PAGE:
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Terminology

The term Russian diaspora refers to the global community of ethnic Russians, usually more specifically those who maintain some kind of connection, even if ephemeral, to the land of their ancestors and maintain their feeling of Russian national identity within a local community.

The term "Russian speaking (Russophone) diaspora" (русскоговорящая диаспора) is used to describe people for whom Russian language is the native language regardless whether they are ethnic Russians or Ukrainians, Tatars, Jews, Chechens etc.

History

The earliest significant wave of ethnic Russian emigration took place in the wake of the Old Believer schism in the 17th century (see, for example, Lipovans). On some occasions later ethnic Russian communities, such as Doukhobors, also emigrated as religious dissidents fleeing the central authority.

A sizable "wave" of ethnic Russians emigrated during a short time period in the wake of the October Revolution and Civil War, known collectively as the White emigres. It is also referred to as the "first wave", even though previous emigrations took place, as it is the first wave to have come in the wake of the communist revolution and it carried on a heavily political character.

A smaller group of Russians (often referred to by Russians as the Second wave of Russian emigration had also left during World War II, they were refugees, eastern workers, or surviving veterans of the Russian Liberation Army and other anti-communist armed units who had served under the German command and evaded forced repatriation. In the immediate post-World War II period, the largest Russian communities in the emigration were to be found in Germany, Canada, the U.S., United Kingdom and Australia.

In the 1970's a number of Russian-speaking Soviet citizens (predominantly Jews) emigrated to Israel and the U.S. due to political and economic reasons, and also to escape antisemitism. Some Soviet dissidents were forced to emigrate by KGB which threatened them with arrest. This group is often called The Third wave of Russian emigration.

Immediately before and after the collapse of the Soviet Union, significant emigration of citizens of the Russian Federation to various parts of the world has taken place, mostly for economic reasons. Israel and Germany have received the largest shares of Russian speaking immigrants (Israel - predominantly Jews, Germany - predominantly ethnic Germans and Jews) in the nineties, because of incentives institutionalized by the governments of both countries.

It should be also noted that before and during the Soviet period ethnic Russians migrated from Russia proper throughout the area of the former Russian Empire and the Soviet Union, sometimes encouraged to re-settle in borderlands by Tsarist and later Soviet government. That is why after the Baltic states regained independence and after the dissolution of the USSR many ethnic Russians found themselves in the independent states other than Russia. As noted above, they represent the largest number of ethnic Russians living outside Russia.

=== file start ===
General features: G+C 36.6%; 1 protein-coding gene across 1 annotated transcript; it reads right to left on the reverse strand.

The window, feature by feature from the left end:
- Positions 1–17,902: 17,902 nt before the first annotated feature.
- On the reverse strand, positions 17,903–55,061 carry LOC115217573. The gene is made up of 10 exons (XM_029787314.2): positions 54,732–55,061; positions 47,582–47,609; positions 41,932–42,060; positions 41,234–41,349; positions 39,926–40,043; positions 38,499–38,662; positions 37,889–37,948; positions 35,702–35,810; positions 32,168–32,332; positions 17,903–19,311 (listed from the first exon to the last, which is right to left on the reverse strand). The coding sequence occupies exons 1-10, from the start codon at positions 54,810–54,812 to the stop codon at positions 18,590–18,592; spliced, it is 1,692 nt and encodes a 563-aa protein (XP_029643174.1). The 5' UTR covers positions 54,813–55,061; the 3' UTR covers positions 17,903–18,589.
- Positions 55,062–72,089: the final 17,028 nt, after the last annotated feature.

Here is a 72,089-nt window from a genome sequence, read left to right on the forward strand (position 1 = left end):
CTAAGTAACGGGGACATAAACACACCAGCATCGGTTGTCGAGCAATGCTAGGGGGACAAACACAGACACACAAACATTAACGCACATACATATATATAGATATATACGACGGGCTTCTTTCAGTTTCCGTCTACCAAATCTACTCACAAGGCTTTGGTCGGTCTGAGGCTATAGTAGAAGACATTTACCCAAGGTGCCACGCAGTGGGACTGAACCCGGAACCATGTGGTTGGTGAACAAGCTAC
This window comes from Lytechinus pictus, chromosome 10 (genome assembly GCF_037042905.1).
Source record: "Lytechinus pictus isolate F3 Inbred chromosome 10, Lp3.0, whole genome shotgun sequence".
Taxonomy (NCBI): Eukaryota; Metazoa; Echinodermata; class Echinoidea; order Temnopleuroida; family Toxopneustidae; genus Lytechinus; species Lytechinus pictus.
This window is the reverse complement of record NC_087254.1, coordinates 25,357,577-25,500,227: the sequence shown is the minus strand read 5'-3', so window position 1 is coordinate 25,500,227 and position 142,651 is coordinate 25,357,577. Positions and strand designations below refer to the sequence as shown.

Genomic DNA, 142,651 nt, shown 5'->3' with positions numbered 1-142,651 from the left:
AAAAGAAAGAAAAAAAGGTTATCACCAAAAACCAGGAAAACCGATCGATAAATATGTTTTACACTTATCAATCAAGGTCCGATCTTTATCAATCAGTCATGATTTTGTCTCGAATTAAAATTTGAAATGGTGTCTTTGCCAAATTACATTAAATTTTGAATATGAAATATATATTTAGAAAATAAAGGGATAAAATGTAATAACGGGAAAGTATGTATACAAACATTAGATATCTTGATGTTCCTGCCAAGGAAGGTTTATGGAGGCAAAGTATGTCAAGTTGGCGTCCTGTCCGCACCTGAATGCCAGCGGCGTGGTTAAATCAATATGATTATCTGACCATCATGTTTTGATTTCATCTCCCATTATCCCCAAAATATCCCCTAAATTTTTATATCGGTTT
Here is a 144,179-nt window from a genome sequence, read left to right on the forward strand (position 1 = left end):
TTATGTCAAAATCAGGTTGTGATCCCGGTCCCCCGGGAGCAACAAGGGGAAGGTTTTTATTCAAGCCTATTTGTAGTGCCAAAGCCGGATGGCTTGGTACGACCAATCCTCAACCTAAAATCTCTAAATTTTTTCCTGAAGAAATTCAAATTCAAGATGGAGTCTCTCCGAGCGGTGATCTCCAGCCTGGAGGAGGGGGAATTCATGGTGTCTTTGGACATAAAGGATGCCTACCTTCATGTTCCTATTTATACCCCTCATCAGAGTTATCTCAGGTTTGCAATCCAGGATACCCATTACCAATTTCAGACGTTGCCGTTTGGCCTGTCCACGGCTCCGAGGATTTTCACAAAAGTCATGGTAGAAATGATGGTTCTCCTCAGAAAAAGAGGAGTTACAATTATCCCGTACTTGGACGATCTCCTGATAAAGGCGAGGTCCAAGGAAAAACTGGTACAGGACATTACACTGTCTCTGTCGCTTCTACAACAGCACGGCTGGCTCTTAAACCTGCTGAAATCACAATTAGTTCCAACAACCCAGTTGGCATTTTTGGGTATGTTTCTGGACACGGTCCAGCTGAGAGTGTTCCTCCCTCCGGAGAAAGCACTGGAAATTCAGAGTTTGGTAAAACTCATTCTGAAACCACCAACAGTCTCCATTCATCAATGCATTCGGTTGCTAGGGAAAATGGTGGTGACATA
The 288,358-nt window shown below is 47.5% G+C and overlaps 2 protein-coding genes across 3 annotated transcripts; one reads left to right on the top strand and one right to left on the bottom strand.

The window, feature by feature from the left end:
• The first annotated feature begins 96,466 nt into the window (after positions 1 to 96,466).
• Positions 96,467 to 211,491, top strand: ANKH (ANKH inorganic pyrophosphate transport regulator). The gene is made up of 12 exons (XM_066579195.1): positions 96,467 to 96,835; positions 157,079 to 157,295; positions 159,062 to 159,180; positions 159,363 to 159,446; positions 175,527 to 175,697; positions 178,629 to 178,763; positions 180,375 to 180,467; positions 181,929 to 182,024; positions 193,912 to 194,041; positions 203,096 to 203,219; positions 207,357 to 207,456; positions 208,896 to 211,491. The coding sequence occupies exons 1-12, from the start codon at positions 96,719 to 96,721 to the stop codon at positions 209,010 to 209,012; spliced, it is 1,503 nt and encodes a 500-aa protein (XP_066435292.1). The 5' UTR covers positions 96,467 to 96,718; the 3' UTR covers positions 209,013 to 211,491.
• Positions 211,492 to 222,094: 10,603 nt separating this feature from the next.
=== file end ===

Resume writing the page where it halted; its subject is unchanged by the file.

By country

Country Russian population
 Ukraine 8,334,000[1]
 Kazakhstan 4,480,000 [2]
 United States 2,652,214 [3][4]
 Belarus 1,142,000 [5]
 Latvia 646,567 [6]
 Uzbekistan 620,000 [7]
 Kyrgyzstan 604,000 [8][9]
 Canada 500,600[10]
 Estonia 344,280[11]
 Turkmenistan 314,000[12]
 Lithuania 220,000[13]
 Moldova 202,000[14]
 Brazil 200,000[15]
 Germany 178,600[16]
 Azerbaijan 144,000[17][18]
 Italy 132,120[19]
 France 115,000[citation needed]
 Iran 80,000[citation needed]
 Chile 70,000[20]
 Tajikistan 68,200[21]
 Georgia 67,671[22][23]
 Australia 67,550[24]
 United Arab Emirates 56,600 [25]
 Paraguay 55,000[26]
 Cuba 50,200[25]
 Belgium 50,000[27]
 Argentina 50,000[citation needed]
 India 50,000[citation needed]
 United Kingdom 50,000[28]
 Spain 42,585[29]
 Lebanon 40,000 [30]
 Finland 33,401[31]
 Romania 30,000[32]
 China 15,600[33]
 Bulgaria 15,595[34]
 Armenia 14,660[35]
 Norway 13,914 [36]
 Greece 13,635 [37]
 Poland 10,244[38]
 Afghanistan 1,500[39]
 Cyprus 10,000[40]
 Sweden 8,900[41]
 Japan 6,000[42]
 Austria 5,466[43]
 Portugal 5,114 (2007 cenus)[44]
 Czech Republic 5,062[45]
 Syria 4,811[46]
 Venezuela 4,600[47]
 Mongolia 4,100[48]
 Turkey 3,514 (2002)[49]
 Jordan 3,033[35]
 New Zealand 4,581 [50]
 Serbia 2,588 [51]
 South Africa 1,300 [52]
 Mexico 1,293 [53]
 Luxembourg 943[54]
 Ethiopia 319[55]
 Puerto Rico 269[56]
 Egypt 200[54]
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Former USSR

Ethnic Russians in former Soviet Union states in 1994

Today largest ethnic Russian diasporas outside of Russia live in former Soviet states such as Ukraine (about 8 million), Kazakhstan (about 4.5 million),[57] Belarus (about 1.2 million), Latvia (about 700,000), Uzbekistan (about 650, 000)[58] and Kyrgyzstan (about 600,000).[59]

Their situation varied widely, from no perceivable change in status, as in Belarus, to becoming foreigners or non-citizens as in Estonia and Latvia[60] if they did not request Russian Federation citizenship during the period it was available.